So, you’re not doing that anymore?
Not the band thing. The band thing is like, too much “schlepping”. I still do songwriting. I did a record last year, and am working on a record this year. I really love the recording process and the songwriting process, but playing live? I don’t think I’ll be doing that for awhile.
So, you’re a Studio Geek, right?
A Studio Rat!
Tell me about GC Pro? Your role, what you do, and what you hope to do.
GC Pro…the idea is that we’re a liaison for professionals who need a higher level of service; they need somebody they can go to: a face. They can call somebody and get something right away because time is money. They need that immediate connection. For whatever they may need: a piece of gear, a referral for somebody to do tech work; they may need an engineer. So yes, we sell gear…but it’s a little more than that. I sometimes feel like a concierge. If you need somebody who’s been in the music scene for several years, working in the same area…somebody who knows ‘who’s doing what’ and can get stuff on a moment’s notice…I’m your guy. So yeah, it’s a higher level of service…as far as where we’re going…having more gear for people; as well as increasing our connection with the music community and more service.
Do you find that there are differences between what you’re doing now than 5 years ago?
Definitely! And, especially in the sense that technology has really taken over. Everyone knows that DAW recording and computers have killed 2-inch and the traditional recording studio. Now more than ever, the emphasis on knowing what is compatible with what and putting together a system that really meets the needs of modern recording … having hard drives, the right plug-ins, being able to get a certain effect that somebody heard on a certain song. Those are the conversations we’re having now that we didn’t necessarily have 5 years ago. Certainly auto tune was around 5 years ago, but now we have Melodyne, now we have Waves Tune, now we have Auto Tune EVO, the Vocal Suite. The way that recording and, to a larger extent, the live sound production—just the effect of technology really controlling the production and integrating with the production has evolved exponentially and at a much faster pace than I would have ever imagined.
You’re a recording engineer: How do you feel that this impacts on the final product? Say, as opposed to, a couple of decades ago?
On the one hand, you see a lot of interesting ways that tech is implemented with recordings and a lot of different sonic landscapes…in the sense of recording, you see traditional synthesizers mixed with modern synthesizers, and being able of access models of vintage synthesizers like a CS 80 or a Moog at a moment’s notice. So, I think that the work flow has been sped up to a tremendous rate. The producer can now wear 5 hats at one time; the engineer can be the producer, can be the musician, or the songwriter. So you’re seeing a tremendous power that the creator has. On the dark side of that, I think that some of the organic quality of music – not so much in the live sense, but on the when it comes to the recording process – to my ears I hear less of an organic “culturing” of ideas because stuff can be pushed out so quickly. I think that artistically speaking…you know, working on a project for over a year? Let’s just say that I don’t necessarily see Fleetwood Mac’s Rumours being made again. You have a kind of “industrial” quality to a lot of modern music. And, for better or worse, it’s here to stay.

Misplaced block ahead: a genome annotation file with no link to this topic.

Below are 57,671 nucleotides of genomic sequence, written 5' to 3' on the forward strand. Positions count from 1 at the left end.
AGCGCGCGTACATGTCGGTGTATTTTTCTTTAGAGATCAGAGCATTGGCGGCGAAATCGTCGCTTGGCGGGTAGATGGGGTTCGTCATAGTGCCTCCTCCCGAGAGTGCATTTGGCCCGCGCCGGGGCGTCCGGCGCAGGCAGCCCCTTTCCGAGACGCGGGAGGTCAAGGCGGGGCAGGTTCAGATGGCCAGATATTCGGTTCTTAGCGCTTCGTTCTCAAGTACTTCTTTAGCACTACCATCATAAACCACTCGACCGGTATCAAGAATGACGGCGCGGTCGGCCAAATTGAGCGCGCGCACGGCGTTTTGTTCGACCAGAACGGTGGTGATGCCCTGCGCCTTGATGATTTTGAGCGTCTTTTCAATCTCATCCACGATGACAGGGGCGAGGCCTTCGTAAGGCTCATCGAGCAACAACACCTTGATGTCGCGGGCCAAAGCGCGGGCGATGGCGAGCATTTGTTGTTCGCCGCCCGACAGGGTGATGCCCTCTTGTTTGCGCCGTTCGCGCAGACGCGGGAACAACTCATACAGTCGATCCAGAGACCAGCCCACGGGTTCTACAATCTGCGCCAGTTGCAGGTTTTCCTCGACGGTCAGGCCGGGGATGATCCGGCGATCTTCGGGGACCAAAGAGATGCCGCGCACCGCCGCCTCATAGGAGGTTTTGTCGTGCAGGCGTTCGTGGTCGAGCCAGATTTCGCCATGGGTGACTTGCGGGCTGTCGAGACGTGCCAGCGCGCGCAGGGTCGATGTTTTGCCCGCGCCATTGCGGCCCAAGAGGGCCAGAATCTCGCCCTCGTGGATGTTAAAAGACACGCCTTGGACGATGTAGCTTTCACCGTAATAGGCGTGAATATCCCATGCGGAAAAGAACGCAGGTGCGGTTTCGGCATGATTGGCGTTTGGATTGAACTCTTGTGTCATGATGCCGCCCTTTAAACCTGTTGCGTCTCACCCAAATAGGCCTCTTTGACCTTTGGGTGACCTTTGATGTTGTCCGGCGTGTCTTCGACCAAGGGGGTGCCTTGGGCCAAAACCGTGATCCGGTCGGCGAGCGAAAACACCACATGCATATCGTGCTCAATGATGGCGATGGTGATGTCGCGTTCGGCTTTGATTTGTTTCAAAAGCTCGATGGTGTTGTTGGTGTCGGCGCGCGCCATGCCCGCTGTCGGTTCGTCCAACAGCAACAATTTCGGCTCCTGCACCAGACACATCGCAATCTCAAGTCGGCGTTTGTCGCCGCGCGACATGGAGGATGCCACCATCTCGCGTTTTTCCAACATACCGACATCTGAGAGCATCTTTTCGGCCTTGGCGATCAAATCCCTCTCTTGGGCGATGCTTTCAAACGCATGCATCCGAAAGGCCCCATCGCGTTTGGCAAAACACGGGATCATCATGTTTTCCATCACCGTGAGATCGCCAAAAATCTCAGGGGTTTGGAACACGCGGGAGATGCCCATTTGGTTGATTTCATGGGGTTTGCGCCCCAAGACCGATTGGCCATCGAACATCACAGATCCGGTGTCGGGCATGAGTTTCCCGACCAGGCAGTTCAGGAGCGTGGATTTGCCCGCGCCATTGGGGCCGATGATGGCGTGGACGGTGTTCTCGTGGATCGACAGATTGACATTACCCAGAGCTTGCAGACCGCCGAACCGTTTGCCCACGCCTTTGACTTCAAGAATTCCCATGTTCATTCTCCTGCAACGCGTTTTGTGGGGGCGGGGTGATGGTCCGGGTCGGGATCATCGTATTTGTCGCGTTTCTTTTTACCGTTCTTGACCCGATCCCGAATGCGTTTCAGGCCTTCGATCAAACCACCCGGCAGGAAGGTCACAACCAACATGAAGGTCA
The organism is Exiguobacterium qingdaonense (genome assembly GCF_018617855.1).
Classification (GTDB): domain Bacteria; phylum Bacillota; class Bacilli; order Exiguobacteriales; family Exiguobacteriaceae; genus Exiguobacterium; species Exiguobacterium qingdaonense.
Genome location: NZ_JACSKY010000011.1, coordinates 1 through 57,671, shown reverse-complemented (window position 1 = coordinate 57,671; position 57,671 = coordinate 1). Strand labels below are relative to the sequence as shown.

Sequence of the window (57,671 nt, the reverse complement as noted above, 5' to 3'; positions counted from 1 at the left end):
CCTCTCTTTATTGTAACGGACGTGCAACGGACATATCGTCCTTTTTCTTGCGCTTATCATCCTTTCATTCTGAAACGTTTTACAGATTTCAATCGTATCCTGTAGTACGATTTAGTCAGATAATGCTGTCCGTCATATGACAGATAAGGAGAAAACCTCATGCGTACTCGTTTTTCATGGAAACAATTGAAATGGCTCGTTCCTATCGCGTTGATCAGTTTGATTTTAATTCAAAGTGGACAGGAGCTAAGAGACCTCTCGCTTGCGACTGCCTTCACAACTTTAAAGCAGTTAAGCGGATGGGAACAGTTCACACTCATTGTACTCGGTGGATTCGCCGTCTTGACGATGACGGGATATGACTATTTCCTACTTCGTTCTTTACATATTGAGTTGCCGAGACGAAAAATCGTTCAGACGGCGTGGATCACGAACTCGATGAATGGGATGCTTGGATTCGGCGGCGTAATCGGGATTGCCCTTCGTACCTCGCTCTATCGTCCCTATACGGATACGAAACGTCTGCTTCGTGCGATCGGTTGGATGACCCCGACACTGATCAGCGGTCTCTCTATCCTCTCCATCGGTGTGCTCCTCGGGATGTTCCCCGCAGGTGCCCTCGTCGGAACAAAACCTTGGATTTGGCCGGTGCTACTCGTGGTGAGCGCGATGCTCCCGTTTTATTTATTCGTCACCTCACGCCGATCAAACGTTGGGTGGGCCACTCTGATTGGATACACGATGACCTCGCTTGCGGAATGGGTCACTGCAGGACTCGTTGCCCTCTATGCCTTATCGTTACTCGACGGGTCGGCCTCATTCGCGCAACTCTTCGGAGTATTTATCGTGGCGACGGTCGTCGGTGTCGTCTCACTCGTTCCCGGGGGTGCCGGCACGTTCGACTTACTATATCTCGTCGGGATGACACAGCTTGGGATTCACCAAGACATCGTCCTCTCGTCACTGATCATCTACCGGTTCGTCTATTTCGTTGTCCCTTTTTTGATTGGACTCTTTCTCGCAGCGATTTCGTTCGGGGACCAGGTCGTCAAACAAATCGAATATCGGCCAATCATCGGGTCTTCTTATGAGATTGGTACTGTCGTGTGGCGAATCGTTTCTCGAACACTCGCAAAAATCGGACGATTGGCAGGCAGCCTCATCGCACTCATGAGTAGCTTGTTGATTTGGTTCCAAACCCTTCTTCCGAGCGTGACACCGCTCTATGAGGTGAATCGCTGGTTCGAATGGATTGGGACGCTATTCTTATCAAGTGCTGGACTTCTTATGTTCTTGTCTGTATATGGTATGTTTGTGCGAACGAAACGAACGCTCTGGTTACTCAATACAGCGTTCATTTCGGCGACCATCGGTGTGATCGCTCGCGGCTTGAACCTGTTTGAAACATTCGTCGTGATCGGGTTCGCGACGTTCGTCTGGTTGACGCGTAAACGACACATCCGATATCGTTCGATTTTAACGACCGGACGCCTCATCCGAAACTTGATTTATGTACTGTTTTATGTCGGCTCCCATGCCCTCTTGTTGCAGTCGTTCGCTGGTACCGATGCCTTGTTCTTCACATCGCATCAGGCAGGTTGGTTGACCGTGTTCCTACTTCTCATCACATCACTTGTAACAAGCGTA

As a producer, I tend to go into the studio with an idea towards eventual album sequencing. Lately though, I’m hearing a lot of product with seemingly little or no thought of concept sequencing. What are your thoughts on this?
As someone who grew up listening to albums, the Album was the product; the comprehensive idea was what the band (artist) was selling. The big jacket, the songs: all towards a thematic goal. Now, music is very much an accessorized component of the movie or whatever…it’s a piece of a piece of what the artist is all about. So, has some of the conceptualization been lost in the name of over- stimulated celebrity culture? Maybe. I think there are still some artists out there who think “album- focused.” But yes, it is different now. If it’s just a 3-minute single, it’s less memorable than say, listening to an old Rolling Stones record. But one song can be extremely profitable and can define a career. As for sequencing, you look at old Pink Floyd records…that was the height of sequencing.
I believe that true “concept’ sequencing began with Marvin Gaye’s “What’s Going On?”
Well yes, you look at What’s Going On and the dynamic of the whole record – emotionally, you can almost envision it onstage as a theatrical production. This is something – for better or worse – you don’t see too much of now. And maybe the actual presentation of the music (thematically-speaking) is a lost art.
What about gear? The future of it as it applies especially to young people and what they’re learning?
First off, here at GC Pro we have a program that works with several different educational institutions in town, where students can receive a discount. We try to make it easy for students to purchase gear and to buy their course supplies. And, I actually do get a chance to meet a lot of the kids and see what they’re up to. It’s exciting and really interesting to see how the whole DJ culture has influenced how people appreciate music. I-Tunes has been a real influence on this culture…it’s your own virtual DJ…most everyone listens to I-Tunes in shuffle mode, so I think a lot of the kids have a similar perspective on how they approach the music. You’re seeing a lot of synergy from different genres ad different styles. But the DJ culture and electronic music has been profoundly influenced by technology.